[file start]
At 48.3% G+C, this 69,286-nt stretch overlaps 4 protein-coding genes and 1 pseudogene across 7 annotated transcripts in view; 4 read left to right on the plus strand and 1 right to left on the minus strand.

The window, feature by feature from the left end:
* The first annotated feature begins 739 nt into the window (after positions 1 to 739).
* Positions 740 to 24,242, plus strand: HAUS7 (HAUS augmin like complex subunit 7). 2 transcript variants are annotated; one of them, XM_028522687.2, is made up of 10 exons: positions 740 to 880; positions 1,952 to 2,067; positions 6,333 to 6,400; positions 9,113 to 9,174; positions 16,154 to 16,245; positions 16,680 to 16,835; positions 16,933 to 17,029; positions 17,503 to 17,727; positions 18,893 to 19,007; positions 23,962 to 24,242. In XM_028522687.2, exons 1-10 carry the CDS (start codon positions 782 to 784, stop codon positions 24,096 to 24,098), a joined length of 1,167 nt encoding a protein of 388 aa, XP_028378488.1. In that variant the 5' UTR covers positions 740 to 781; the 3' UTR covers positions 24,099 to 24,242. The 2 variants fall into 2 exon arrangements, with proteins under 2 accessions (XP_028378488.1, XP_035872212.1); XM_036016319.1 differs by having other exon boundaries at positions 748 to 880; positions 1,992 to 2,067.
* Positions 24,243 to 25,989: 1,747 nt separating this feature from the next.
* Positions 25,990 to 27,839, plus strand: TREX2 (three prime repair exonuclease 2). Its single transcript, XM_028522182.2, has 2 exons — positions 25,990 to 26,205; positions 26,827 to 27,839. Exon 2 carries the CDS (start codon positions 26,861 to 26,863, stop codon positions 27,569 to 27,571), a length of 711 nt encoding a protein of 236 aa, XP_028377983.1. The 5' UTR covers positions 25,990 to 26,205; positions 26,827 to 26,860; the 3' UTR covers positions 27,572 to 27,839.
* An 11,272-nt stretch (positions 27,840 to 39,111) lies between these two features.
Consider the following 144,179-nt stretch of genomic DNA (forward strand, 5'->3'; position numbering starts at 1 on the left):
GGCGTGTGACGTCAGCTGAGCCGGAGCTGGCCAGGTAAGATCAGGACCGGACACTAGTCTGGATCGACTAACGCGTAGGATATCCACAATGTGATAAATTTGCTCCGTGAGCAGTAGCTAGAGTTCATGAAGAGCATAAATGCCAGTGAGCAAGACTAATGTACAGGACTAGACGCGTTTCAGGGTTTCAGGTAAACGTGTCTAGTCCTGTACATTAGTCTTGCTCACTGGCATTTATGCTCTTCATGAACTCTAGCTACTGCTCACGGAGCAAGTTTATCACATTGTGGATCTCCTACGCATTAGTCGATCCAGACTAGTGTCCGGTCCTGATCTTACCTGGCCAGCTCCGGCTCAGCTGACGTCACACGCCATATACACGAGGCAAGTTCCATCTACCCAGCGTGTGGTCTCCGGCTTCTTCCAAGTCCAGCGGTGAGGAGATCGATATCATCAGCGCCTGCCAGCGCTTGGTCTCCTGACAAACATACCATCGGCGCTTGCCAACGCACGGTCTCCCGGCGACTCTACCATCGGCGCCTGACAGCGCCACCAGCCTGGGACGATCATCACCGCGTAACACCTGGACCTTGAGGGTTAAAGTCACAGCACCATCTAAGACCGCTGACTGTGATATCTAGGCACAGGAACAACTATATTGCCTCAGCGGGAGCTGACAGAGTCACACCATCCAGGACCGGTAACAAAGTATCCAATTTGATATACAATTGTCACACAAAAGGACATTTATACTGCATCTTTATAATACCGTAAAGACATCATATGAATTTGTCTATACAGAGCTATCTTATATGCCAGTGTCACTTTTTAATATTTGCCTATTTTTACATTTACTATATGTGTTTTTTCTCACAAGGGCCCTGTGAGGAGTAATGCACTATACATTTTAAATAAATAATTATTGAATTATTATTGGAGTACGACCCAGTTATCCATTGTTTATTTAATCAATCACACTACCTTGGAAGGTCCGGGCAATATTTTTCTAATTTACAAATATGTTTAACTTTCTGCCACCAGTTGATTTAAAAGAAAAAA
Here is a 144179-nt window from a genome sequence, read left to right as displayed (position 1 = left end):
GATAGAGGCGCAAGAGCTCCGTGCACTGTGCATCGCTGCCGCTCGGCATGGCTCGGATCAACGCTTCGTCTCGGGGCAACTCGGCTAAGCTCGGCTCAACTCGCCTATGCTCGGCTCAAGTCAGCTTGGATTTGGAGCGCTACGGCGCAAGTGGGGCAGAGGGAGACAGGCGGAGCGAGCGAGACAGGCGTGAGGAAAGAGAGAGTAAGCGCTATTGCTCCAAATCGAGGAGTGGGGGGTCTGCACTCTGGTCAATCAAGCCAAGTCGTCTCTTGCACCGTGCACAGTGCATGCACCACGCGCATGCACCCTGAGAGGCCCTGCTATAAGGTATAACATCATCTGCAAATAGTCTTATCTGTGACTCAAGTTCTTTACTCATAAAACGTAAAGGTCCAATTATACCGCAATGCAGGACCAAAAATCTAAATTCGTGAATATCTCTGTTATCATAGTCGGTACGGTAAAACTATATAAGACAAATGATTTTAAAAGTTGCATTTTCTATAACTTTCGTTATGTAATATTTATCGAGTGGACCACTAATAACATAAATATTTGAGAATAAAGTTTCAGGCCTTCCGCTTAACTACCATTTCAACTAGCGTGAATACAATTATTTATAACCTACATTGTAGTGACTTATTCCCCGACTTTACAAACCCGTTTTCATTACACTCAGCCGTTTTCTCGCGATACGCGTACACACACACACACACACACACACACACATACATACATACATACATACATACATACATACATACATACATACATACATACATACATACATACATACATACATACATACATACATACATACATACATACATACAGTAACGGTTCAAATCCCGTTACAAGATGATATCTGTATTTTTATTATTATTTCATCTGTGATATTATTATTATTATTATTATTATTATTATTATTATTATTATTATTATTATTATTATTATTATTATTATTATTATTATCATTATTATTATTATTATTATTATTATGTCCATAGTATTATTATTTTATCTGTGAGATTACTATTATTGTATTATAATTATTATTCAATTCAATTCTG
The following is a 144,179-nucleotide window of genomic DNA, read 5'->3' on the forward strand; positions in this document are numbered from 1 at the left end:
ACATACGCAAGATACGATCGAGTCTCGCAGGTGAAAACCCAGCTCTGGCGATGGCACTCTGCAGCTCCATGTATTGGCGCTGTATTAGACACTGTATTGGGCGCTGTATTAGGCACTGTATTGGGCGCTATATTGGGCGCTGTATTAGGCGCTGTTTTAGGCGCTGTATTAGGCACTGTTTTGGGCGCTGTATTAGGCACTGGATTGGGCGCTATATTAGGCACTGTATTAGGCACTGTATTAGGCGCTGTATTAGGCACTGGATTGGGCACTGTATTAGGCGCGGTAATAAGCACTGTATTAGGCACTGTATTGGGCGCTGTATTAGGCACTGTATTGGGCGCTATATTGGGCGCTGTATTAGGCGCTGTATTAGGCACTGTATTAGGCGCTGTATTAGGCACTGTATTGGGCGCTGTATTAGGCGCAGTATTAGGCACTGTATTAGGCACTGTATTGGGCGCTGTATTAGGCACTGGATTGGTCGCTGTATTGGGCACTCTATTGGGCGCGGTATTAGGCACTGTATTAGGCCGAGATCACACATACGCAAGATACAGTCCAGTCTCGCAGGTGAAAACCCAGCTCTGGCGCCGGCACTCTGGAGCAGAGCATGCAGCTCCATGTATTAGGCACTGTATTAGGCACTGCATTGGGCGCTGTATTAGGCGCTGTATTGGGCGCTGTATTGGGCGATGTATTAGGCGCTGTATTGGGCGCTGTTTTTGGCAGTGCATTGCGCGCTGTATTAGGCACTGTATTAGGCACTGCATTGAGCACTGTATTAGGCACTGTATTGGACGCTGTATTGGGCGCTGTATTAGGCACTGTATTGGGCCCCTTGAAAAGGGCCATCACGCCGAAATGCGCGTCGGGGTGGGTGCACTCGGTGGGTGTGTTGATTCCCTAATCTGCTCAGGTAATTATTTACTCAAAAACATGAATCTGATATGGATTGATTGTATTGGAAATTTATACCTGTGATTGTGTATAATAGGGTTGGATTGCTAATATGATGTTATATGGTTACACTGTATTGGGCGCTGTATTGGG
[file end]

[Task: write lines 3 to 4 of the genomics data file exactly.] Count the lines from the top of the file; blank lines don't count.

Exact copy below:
* The first annotated feature begins 739 nt into the window (after positions 1 to 739).
* Positions 740 to 24,242, plus strand: HAUS7 (HAUS augmin like complex subunit 7). 2 transcript variants are annotated; one of them, XM_028522687.2, is made up of 10 exons: positions 740 to 880; positions 1,952 to 2,067; positions 6,333 to 6,400; positions 9,113 to 9,174; positions 16,154 to 16,245; positions 16,680 to 16,835; positions 16,933 to 17,029; positions 17,503 to 17,727; positions 18,893 to 19,007; positions 23,962 to 24,242. In XM_028522687.2, exons 1-10 carry the CDS (start codon positions 782 to 784, stop codon positions 24,096 to 24,098), a joined length of 1,167 nt encoding a protein of 388 aa, XP_028378488.1. In that variant the 5' UTR covers positions 740 to 781; the 3' UTR covers positions 24,099 to 24,242. The 2 variants fall into 2 exon arrangements, with proteins under 2 accessions (XP_028378488.1, XP_035872212.1); XM_036016319.1 differs by having other exon boundaries at positions 748 to 880; positions 1,992 to 2,067.